April 4, 2021
The 1921 edition of the annual Wellingtonian contains epic stories from World War 1 that had only just finished 3 years earlier. One that stands out just a little, is of Bernard Freyberg swimming several kilometres, from one of the troop ships to the shore on the Gallipoli peninsula at midnight on 25th April 1915. He set up flares on a beach some distance from the landing site as a decoy to divert Turkish troops from where the landings would actually take place. Much of his swim was done under enemy fire. An extraordinary and almost unbelievable story of bravery and commitment.
The 1921 Wellingtonian also has a short article covering the founding of the tramping club. One of the ‘vice presidents’ was Mr. Gifford after whom the observatory up behind the college was later named. Here is a quote from the article. ‘Commencing on Nov 5th a series of short tramps over the hills near Wellington will, it is hoped, train our members for more ambitious expeditions into the bush country east of Wainuiomata and at the head of the Hutt Valley.’ Later the article continues ‘we do not wish to rob cricket and other summer pastimes of their enthusiasts, but we earnestly ask all those who are not engaged in other activities to give the Wellington College Tramping Club a trial… subs 1s per annum’
In the following years Wellington College groups successfully completed the ‘Southern Crossing’ of the Tararua Ranges on a number of occasions. This was no mean feat, in an era when clothing and equipment, transport, lack of accurate weather forecasts and the condition of the tracks made such trips extremely challenging.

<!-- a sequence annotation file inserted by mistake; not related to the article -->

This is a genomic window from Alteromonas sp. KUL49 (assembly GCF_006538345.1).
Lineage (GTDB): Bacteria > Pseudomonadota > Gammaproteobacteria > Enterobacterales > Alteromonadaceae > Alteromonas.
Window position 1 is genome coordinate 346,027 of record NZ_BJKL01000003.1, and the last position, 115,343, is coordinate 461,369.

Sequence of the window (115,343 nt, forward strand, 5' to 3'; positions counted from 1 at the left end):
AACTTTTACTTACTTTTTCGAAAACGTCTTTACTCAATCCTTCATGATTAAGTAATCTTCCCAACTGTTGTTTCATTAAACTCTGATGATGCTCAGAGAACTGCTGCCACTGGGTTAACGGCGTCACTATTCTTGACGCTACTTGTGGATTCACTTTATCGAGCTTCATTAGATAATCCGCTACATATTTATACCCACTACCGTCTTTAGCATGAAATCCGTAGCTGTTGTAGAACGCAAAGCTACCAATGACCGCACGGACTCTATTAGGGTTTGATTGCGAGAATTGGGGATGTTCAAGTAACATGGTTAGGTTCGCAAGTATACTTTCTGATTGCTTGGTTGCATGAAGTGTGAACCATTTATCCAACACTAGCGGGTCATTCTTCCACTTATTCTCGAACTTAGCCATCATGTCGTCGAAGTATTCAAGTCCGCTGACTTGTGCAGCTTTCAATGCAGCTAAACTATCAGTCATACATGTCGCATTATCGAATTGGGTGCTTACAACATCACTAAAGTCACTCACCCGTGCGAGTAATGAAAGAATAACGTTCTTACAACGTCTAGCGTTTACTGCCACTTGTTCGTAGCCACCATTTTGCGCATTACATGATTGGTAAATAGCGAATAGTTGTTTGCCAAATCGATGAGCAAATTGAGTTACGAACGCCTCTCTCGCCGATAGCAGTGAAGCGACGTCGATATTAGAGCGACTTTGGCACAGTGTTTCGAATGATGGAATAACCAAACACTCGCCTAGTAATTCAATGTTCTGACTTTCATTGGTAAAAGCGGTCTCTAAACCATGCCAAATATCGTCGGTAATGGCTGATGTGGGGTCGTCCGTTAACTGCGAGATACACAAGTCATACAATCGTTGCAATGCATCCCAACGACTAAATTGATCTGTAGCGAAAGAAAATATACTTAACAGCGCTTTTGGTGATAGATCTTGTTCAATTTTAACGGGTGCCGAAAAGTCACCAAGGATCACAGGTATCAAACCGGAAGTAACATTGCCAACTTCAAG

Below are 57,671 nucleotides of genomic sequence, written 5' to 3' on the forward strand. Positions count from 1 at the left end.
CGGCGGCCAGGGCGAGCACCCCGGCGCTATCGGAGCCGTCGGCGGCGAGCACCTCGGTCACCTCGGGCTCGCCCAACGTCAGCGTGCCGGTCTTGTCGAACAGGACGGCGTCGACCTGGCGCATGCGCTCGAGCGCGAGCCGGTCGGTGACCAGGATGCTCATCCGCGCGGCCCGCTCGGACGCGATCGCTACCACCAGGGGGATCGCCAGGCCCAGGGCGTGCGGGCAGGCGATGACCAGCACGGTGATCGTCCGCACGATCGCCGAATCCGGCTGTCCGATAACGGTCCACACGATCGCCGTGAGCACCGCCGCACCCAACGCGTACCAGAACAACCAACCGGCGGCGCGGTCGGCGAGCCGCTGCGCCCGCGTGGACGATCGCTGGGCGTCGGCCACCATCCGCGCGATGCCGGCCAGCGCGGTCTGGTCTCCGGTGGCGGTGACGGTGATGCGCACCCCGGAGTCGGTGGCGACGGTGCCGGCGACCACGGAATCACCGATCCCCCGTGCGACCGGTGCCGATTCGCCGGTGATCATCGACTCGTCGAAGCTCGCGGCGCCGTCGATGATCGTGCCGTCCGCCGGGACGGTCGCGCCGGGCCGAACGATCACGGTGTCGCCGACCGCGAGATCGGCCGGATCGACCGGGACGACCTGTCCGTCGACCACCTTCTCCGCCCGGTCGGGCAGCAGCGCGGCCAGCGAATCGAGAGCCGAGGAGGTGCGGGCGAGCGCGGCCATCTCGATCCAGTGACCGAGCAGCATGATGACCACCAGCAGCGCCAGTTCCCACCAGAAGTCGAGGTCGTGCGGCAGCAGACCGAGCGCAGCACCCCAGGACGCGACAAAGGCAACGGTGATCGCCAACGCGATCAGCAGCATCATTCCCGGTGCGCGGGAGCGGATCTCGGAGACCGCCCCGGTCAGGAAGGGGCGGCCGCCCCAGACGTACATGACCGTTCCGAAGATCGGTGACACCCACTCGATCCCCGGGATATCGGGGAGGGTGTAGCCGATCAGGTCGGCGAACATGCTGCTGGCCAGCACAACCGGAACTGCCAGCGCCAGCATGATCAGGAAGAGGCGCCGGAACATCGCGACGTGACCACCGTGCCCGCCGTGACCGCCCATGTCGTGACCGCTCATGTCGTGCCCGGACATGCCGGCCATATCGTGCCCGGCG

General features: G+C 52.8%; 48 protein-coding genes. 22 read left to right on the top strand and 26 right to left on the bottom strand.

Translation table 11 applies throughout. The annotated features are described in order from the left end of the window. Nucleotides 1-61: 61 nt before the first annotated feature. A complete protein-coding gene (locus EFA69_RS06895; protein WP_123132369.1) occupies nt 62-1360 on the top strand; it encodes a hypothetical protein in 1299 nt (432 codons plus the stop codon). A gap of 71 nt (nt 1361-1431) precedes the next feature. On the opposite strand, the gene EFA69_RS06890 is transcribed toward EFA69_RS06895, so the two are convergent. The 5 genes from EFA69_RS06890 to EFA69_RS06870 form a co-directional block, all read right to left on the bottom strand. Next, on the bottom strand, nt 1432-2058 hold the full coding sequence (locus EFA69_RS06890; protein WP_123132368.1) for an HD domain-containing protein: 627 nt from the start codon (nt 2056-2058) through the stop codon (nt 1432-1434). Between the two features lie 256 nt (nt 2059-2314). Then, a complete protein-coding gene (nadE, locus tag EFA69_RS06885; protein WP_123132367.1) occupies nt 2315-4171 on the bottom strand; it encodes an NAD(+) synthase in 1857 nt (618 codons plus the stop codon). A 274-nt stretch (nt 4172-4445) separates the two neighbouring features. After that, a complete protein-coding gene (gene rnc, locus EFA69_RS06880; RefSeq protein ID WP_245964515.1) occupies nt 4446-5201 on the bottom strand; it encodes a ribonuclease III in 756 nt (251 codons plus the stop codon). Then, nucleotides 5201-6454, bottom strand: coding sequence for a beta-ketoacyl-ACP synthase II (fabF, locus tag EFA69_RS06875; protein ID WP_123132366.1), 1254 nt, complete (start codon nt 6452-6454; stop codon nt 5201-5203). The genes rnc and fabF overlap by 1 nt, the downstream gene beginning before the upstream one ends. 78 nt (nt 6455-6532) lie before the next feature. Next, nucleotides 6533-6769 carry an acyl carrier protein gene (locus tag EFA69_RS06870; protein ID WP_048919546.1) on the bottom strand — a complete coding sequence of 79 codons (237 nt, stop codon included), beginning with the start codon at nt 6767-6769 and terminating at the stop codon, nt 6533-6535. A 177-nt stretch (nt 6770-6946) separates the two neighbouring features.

In 2021 we are fortunate to have polypropylene, Gore-Tex and merino wool clothing, comfortable backpacks and easy access, not just to the Tararuas ranges but many other backcountry locations throughout the lower north and upper South Islands. Some of the tracks are still just as muddy, however! Several staff members at Wellington College have significant experience in the outdoors and it is on the back of this expertise and enthusiasm that we are able to run 3 – 4 weekend trips each year into our awesome National and Forest Parks. Many of the students who come on these trips are also working towards the internationally recognised Duke of Edinburgh’s Hillary Award.
Earlier this term, 24 students, 3 staff members and a a sprinkling of former staff members and parents completed a crossing of the Ruahine ranges, which form a spine along the lower – mid North Island, to the north of Palmerston North. This is the 3rd time in the last decade that Wellington College students have successfully completed this crossing, experiencing a combination of stunning bush, open tops and river travel that has included sightings of whio or blue ducks, in the Oroua river.
In Term 2, on the weekend of 15th – 16th May, weather permitting, a year 10 group will tramp in to Tutuwai hut in the Tauherenikau river in the Southern Tararua ranges. Students will fly-camp on the river flats below the hut. This trip will re-trace part of the route covered by the first Wellington College party to complete a Southern Crossing, 99 years ago.
Later in the year the tramping club will visit the North Island’s central plateau and the Lewis Pass area of the upper South Island.
WC Tramping Club Convenor